Thursday, October 20, 2011

A (Very) Brief (Non-scientific) Study in Perceptions of Romance Novels

A few months ago, I asked y'all to answer a survey for me. It was a project for a grad school class I was taking. I meant to share the results with you, but I never got around to it until now. Sorry! Read on if you're curious.

For my individual project, I decided to use my social media networks to find out a little bit about people's varying perceptions of romance novels. I am a long-time reader of popular fiction, including romance novels. And romance novels have long gotten a bad rap -- it's actually hard for some people to admit that they like to read them because so many people look down on them as "garbage." I'll totally admit that there are a lot of romance novels that are silly and badly written, and a small step up from porn in book format. But, in my opinion, there are lots of romance novels that are beautifully written, with great stories, complex characters, and interesting plots. A romance novel is simply a story that is about love, which ends happily. What's not to like?

But getting you all to understand my love of romance novels is not what this project is about. I thought it would be interesting to somehow capture a visual representation of people's perceptions of romance novels -- and somehow to compare the perception of people who actually read romance novels to the general population.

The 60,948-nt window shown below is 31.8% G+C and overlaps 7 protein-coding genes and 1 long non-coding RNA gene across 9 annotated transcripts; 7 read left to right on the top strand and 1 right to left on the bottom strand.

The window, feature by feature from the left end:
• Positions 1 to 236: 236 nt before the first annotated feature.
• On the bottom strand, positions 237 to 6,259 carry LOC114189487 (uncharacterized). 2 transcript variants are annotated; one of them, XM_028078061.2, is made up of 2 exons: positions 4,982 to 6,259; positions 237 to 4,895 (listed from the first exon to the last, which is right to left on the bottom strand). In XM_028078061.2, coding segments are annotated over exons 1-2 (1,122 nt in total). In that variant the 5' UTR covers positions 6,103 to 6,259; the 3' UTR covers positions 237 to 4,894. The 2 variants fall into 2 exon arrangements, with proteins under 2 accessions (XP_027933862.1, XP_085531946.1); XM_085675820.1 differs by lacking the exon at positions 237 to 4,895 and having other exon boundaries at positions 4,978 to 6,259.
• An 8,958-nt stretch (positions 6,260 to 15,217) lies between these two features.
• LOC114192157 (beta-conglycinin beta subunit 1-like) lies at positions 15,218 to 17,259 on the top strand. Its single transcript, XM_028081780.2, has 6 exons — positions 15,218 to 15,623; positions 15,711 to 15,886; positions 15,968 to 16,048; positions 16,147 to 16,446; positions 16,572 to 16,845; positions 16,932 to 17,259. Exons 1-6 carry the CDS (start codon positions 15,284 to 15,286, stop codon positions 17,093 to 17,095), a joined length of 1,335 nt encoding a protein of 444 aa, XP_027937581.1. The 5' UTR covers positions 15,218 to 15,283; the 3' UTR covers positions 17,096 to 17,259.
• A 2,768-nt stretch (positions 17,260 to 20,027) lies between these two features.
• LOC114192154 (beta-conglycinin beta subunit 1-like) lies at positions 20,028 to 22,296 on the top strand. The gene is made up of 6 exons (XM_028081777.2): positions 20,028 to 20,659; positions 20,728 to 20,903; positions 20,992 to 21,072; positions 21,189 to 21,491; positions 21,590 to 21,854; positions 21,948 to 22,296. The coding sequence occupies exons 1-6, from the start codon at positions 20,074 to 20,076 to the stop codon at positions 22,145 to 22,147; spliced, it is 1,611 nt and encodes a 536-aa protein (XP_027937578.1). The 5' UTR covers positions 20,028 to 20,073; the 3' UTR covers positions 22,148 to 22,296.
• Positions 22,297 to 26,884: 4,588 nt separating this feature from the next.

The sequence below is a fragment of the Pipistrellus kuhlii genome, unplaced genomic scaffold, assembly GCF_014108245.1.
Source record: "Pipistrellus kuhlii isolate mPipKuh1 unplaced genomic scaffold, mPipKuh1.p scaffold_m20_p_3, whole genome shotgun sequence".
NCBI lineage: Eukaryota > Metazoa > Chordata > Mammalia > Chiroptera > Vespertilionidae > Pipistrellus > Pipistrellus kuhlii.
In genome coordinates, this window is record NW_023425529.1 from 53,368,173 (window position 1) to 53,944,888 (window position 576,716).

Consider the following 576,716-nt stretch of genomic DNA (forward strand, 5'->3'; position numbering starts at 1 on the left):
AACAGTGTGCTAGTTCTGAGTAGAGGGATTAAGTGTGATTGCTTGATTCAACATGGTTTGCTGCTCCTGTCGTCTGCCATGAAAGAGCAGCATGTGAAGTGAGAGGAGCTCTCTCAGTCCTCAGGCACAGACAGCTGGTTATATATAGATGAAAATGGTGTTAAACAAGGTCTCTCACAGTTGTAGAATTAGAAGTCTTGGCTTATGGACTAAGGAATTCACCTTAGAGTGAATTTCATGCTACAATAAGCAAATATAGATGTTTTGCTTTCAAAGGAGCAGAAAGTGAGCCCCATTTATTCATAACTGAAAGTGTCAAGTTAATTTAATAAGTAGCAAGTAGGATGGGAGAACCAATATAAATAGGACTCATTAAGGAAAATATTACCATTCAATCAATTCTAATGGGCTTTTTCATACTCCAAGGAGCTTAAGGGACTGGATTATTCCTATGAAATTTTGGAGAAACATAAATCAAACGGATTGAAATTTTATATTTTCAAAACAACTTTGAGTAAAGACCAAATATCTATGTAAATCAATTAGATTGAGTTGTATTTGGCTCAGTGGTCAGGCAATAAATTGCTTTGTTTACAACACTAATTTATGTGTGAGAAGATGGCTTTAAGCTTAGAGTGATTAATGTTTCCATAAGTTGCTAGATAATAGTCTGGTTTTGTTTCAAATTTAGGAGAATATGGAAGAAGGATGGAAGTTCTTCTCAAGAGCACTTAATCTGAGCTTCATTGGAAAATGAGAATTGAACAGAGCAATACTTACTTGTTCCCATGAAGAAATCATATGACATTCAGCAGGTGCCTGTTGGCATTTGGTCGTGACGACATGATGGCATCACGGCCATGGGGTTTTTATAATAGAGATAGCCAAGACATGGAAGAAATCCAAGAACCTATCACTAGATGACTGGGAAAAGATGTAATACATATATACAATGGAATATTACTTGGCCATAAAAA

So, this study was not at all scientific. But there was a method to my madness. I created two surveys using Google forms. They both asked the same question: What is the first word that comes to your mind when you think of romance novels? I posted the link to one of the surveys to my facebook page, asking people to take the survey and then post the link to their facebook walls to spread it to more people. These participants were meant to represent the "general population." Now, granted, this is not at all a valid sample of the general population -- they are all people I know, or people who know someone I know. But it is a fairly mixed group of people. The second survey I posted to my book blog. This is a blog that I've kept for the last five years or so, which is entirely devoted to my book reviews of popular fiction -- and the vast majority are romance novels. Nearly all the people who visit the blog are people who read romance novels. I asked this readership to take the survey, then post the survey to their own romance book blog. This group was meant to represent romance readers -- people who frequently actually read romance novels.